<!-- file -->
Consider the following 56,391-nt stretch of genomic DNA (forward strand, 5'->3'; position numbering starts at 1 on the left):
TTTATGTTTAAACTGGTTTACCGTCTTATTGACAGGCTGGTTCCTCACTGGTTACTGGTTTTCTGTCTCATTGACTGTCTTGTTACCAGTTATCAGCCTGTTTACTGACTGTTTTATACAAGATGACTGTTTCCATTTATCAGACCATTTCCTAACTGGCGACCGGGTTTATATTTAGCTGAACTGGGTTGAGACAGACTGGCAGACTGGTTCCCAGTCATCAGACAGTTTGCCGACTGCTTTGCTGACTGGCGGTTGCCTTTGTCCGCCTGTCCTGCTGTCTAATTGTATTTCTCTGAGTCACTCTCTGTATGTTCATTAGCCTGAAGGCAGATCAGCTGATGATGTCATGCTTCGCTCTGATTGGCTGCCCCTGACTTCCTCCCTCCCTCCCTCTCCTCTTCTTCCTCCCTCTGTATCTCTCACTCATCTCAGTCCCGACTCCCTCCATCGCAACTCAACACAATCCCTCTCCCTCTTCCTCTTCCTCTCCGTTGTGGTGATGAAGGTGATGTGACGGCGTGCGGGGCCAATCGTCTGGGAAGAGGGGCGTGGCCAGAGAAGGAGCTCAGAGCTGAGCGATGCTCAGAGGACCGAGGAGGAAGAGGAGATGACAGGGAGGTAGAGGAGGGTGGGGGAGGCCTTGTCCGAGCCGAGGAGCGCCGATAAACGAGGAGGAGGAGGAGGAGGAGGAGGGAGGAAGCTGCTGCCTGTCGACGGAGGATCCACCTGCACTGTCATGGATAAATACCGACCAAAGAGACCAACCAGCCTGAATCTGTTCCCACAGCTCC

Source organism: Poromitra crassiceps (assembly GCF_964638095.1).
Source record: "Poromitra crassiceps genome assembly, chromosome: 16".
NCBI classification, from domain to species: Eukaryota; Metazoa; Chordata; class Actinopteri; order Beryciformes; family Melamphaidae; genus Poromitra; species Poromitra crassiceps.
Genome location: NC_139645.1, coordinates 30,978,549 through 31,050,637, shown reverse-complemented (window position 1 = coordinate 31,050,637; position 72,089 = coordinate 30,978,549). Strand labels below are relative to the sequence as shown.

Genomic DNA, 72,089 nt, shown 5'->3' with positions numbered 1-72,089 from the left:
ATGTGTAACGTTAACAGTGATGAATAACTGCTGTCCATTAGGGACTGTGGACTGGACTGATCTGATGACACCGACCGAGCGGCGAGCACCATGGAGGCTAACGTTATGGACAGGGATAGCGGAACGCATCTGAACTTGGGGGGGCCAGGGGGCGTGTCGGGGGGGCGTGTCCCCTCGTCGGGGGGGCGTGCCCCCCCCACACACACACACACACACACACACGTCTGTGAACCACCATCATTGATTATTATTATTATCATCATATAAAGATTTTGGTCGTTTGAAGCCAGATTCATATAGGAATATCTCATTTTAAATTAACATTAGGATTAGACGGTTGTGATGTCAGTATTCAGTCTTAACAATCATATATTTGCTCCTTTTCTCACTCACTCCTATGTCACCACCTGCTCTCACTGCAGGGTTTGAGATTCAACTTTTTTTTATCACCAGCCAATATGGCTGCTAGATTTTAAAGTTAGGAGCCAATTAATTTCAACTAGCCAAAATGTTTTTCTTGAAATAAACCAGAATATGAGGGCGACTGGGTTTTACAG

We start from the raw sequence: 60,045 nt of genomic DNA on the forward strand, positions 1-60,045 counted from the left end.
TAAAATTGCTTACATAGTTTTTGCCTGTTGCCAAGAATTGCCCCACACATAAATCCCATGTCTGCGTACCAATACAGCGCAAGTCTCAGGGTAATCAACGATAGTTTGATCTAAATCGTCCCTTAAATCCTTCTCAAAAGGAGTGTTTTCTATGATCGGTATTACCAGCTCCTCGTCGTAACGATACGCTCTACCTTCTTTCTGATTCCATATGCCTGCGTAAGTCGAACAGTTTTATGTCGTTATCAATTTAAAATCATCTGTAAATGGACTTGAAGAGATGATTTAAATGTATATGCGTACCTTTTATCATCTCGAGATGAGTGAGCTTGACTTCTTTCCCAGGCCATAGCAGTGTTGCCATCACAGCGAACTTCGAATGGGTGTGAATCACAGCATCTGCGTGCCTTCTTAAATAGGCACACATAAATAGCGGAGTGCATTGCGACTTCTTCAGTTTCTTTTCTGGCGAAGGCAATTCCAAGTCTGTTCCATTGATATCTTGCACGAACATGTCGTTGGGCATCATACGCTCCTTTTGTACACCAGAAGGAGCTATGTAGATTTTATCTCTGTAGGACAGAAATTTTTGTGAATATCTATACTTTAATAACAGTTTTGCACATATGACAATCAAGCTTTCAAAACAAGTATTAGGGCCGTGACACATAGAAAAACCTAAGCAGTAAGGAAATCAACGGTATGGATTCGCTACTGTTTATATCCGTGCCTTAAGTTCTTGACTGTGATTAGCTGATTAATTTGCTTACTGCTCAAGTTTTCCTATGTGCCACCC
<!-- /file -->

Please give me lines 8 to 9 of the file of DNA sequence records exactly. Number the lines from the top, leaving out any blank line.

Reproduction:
ATGTGTAACGTTAACAGTGATGAATAACTGCTGTCCATTAGGGACTGTGGACTGGACTGATCTGATGACACCGACCGAGCGGCGAGCACCATGGAGGCTAACGTTATGGACAGGGATAGCGGAACGCATCTGAACTTGGGGGGGCCAGGGGGCGTGTCGGGGGGGCGTGTCCCCTCGTCGGGGGGGCGTGCCCCCCCCACACACACACACACACACACACACGTCTGTGAACCACCATCATTGATTATTATTATTATCATCATATAAAGATTTTGGTCGTTTGAAGCCAGATTCATATAGGAATATCTCATTTTAAATTAACATTAGGATTAGACGGTTGTGATGTCAGTATTCAGTCTTAACAATCATATATTTGCTCCTTTTCTCACTCACTCCTATGTCACCACCTGCTCTCACTGCAGGGTTTGAGATTCAACTTTTTTTTATCACCAGCCAATATGGCTGCTAGATTTTAAAGTTAGGAGCCAATTAATTTCAACTAGCCAAAATGTTTTTCTTGAAATAAACCAGAATATGAGGGCGACTGGGTTTTACAG

We start from the raw sequence: 60,045 nt of genomic DNA on the forward strand, positions 1-60,045 counted from the left end.